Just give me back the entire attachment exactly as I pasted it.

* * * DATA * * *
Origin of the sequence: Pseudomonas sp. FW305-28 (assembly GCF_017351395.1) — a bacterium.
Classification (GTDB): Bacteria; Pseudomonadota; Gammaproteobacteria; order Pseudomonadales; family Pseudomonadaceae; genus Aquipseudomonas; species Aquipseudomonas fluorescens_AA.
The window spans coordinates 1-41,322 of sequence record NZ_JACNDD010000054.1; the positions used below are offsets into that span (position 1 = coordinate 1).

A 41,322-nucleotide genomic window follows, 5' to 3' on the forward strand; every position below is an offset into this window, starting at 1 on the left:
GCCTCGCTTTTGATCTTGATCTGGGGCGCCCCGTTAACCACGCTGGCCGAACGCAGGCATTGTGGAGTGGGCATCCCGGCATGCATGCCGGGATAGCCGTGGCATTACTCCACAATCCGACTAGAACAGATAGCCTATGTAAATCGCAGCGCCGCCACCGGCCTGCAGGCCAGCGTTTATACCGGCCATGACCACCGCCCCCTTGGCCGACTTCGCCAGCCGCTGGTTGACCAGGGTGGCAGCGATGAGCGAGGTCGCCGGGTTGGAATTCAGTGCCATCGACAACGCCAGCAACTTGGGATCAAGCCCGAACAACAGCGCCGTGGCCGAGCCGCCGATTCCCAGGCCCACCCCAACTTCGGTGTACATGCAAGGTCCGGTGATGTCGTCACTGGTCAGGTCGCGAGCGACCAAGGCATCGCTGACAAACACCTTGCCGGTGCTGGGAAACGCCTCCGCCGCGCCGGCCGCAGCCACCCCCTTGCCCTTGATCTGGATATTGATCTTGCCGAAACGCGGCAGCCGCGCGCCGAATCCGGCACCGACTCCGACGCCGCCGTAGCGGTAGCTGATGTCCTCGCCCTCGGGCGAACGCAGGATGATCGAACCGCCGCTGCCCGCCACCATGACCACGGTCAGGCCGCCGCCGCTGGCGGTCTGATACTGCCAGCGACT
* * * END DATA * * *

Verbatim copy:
Origin of the sequence: Pseudomonas sp. FW305-28 (assembly GCF_017351395.1) — a bacterium.
Classification (GTDB): Bacteria; Pseudomonadota; Gammaproteobacteria; order Pseudomonadales; family Pseudomonadaceae; genus Aquipseudomonas; species Aquipseudomonas fluorescens_AA.
The window spans coordinates 1-41,322 of sequence record NZ_JACNDD010000054.1; the positions used below are offsets into that span (position 1 = coordinate 1).

A 41,322-nucleotide genomic window follows, 5' to 3' on the forward strand; every position below is an offset into this window, starting at 1 on the left:
GCCTCGCTTTTGATCTTGATCTGGGGCGCCCCGTTAACCACGCTGGCCGAACGCAGGCATTGTGGAGTGGGCATCCCGGCATGCATGCCGGGATAGCCGTGGCATTACTCCACAATCCGACTAGAACAGATAGCCTATGTAAATCGCAGCGCCGCCACCGGCCTGCAGGCCAGCGTTTATACCGGCCATGACCACCGCCCCCTTGGCCGACTTCGCCAGCCGCTGGTTGACCAGGGTGGCAGCGATGAGCGAGGTCGCCGGGTTGGAATTCAGTGCCATCGACAACGCCAGCAACTTGGGATCAAGCCCGAACAACAGCGCCGTGGCCGAGCCGCCGATTCCCAGGCCCACCCCAACTTCGGTGTACATGCAAGGTCCGGTGATGTCGTCACTGGTCAGGTCGCGAGCGACCAAGGCATCGCTGACAAACACCTTGCCGGTGCTGGGAAACGCCTCCGCCGCGCCGGCCGCAGCCACCCCCTTGCCCTTGATCTGGATATTGATCTTGCCGAAACGCGGCAGCCGCGCGCCGAATCCGGCACCGACTCCGACGCCGCCGTAGCGGTAGCTGATGTCCTCGCCCTCGGGCGAACGCAGGATGATCGAACCGCCGCTGCCCGCCACCATGACCACGGTCAGGCCGCCGCCGCTGGCGGTCTGATACTGCCAGCGACT